I have always generally been my own worst enemy. A great many of my endeavours have been ruined or hampered by my own laziness, chronic inaction, fear or doubt. But generally that has been something I’ve been willing to live with. Such things are after all generally just an accepted fact of being human. But this weekend I found new and exciting ways to bring grief upon myself. For thus weekend I discovered that I must roam this mortal realm forever trapped inside a traitor.
Tag Archives: A night on the tiles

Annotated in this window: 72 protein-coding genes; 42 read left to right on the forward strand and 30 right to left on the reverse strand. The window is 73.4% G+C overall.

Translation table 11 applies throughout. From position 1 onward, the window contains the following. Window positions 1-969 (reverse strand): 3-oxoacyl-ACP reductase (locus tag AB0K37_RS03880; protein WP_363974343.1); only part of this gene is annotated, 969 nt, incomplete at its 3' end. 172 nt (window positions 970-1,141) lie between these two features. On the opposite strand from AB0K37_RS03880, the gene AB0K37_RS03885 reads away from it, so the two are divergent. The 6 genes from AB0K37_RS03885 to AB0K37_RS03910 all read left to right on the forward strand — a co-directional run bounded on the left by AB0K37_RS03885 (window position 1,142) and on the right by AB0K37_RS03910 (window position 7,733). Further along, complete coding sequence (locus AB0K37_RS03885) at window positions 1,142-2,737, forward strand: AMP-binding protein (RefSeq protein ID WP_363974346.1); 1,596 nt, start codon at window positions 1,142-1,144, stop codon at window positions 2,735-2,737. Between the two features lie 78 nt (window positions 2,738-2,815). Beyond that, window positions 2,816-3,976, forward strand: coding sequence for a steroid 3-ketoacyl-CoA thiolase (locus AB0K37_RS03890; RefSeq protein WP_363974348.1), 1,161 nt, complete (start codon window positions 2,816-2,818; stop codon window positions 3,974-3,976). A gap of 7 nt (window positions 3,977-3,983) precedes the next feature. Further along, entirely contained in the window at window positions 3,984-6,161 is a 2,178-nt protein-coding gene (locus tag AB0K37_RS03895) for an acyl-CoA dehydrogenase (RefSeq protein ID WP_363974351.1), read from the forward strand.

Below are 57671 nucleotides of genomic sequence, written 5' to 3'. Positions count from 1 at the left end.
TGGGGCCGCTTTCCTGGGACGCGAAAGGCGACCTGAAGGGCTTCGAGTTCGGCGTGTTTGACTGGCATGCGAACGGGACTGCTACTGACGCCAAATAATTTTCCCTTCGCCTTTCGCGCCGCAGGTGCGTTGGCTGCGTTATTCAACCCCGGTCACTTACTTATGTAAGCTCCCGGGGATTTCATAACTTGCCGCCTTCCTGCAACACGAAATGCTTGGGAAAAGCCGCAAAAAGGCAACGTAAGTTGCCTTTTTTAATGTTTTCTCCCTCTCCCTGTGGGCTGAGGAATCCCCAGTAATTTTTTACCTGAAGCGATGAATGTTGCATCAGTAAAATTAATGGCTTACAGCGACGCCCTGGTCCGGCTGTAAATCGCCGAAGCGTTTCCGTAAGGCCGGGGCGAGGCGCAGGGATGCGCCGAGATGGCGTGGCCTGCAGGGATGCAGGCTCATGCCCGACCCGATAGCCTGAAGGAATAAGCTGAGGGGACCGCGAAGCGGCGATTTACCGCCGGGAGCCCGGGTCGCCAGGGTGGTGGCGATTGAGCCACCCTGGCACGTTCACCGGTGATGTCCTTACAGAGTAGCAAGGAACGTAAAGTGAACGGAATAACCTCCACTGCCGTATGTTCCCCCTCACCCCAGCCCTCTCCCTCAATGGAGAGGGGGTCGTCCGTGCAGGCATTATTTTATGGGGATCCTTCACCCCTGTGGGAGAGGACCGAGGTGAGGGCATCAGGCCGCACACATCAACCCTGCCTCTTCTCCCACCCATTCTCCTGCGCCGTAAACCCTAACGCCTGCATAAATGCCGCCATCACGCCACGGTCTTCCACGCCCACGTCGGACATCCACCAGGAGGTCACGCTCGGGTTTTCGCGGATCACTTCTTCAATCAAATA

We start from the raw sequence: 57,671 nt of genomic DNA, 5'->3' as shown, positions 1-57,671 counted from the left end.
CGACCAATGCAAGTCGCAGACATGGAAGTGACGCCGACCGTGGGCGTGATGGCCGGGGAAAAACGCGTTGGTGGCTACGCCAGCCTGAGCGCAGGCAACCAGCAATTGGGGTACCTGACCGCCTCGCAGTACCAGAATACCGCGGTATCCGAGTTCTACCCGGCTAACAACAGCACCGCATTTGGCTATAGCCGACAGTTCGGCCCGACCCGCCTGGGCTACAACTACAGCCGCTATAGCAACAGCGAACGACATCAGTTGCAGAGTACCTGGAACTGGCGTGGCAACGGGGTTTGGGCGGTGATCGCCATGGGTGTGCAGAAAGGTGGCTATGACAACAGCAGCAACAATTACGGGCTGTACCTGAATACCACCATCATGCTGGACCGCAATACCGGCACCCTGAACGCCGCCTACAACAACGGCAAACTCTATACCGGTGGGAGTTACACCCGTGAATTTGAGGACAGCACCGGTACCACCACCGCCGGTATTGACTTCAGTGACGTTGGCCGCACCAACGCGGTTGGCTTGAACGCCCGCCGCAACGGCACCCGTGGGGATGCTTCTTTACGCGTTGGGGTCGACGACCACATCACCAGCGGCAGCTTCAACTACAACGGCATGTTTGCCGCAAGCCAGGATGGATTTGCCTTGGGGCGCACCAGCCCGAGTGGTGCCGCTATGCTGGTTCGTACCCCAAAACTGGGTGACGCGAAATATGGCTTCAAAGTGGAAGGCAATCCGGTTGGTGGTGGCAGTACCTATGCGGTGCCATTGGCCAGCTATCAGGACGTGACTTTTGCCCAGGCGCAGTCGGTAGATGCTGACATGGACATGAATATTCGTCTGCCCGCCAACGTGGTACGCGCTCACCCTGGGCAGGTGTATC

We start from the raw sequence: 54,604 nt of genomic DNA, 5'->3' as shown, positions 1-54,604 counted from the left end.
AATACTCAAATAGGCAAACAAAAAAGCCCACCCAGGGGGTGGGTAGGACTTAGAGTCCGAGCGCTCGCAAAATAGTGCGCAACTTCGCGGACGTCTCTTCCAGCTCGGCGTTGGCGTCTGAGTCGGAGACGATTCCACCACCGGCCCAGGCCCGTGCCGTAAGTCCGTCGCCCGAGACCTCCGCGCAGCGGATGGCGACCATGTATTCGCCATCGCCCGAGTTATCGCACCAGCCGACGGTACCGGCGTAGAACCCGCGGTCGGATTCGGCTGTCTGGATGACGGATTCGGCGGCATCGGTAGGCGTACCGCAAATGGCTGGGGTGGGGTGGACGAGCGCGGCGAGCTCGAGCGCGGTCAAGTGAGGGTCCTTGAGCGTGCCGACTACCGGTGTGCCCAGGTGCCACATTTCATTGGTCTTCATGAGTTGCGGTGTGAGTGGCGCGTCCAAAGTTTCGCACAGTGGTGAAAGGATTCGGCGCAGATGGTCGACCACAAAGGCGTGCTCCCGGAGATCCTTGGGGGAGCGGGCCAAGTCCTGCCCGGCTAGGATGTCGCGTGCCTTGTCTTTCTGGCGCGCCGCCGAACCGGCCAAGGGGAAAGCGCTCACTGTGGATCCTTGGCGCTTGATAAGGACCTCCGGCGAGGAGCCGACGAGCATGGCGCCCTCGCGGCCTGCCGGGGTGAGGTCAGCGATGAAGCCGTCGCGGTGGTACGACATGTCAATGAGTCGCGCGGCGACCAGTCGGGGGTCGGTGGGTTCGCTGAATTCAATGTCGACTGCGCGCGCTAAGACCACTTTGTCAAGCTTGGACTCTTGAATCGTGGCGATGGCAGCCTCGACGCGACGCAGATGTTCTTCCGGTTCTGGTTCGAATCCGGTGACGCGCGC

Towns and cities are funny things. They’re a bit like pearls: something a little bit wondrous, something that draws the eye, but something that at its core is made of nothing more than a mundane and unwanted speck of grit. I’m sure that this metaphor could be drawn out further. I could lament on how people are, by our very nature, intruders and despoilers. That the rise of cities around crossroads and river-mouths is nothing more than nature’s response to the irritation we cause it; shells to keep us penned in and away from doing too much harm to the rest of the land. I like to imagine towns and cities as people, transferring their quirks, character and ambiance into more tangible human traits. Glasgow is a dishevelled looking man who wears a string vest and has a beard you could hide a badger in. He spends his time drinking special brew and leering menacingly at people who he doesn’t like the look of. London is a well to-do office worker in “The City,” he weighs 30 stone, wears pinstriped suits and display an outward persona of easy affability while, deep-down, he’s a proper old-fashioned, copper-bottomed bastard who’d sells his own grandmother for a quick buck. Then there’s Slough. Slough is a tremendously boring man in middle-management, he has grey hair and grey eyes, he wears grey suits, he eats grey food and speaks in a dreary monotone voice. Slough is boring, fantastically boring, boring right up until the moment he stabs you in the gut with a blunt knife and steals all your stuff. Slough is not a man you’d share a drink with.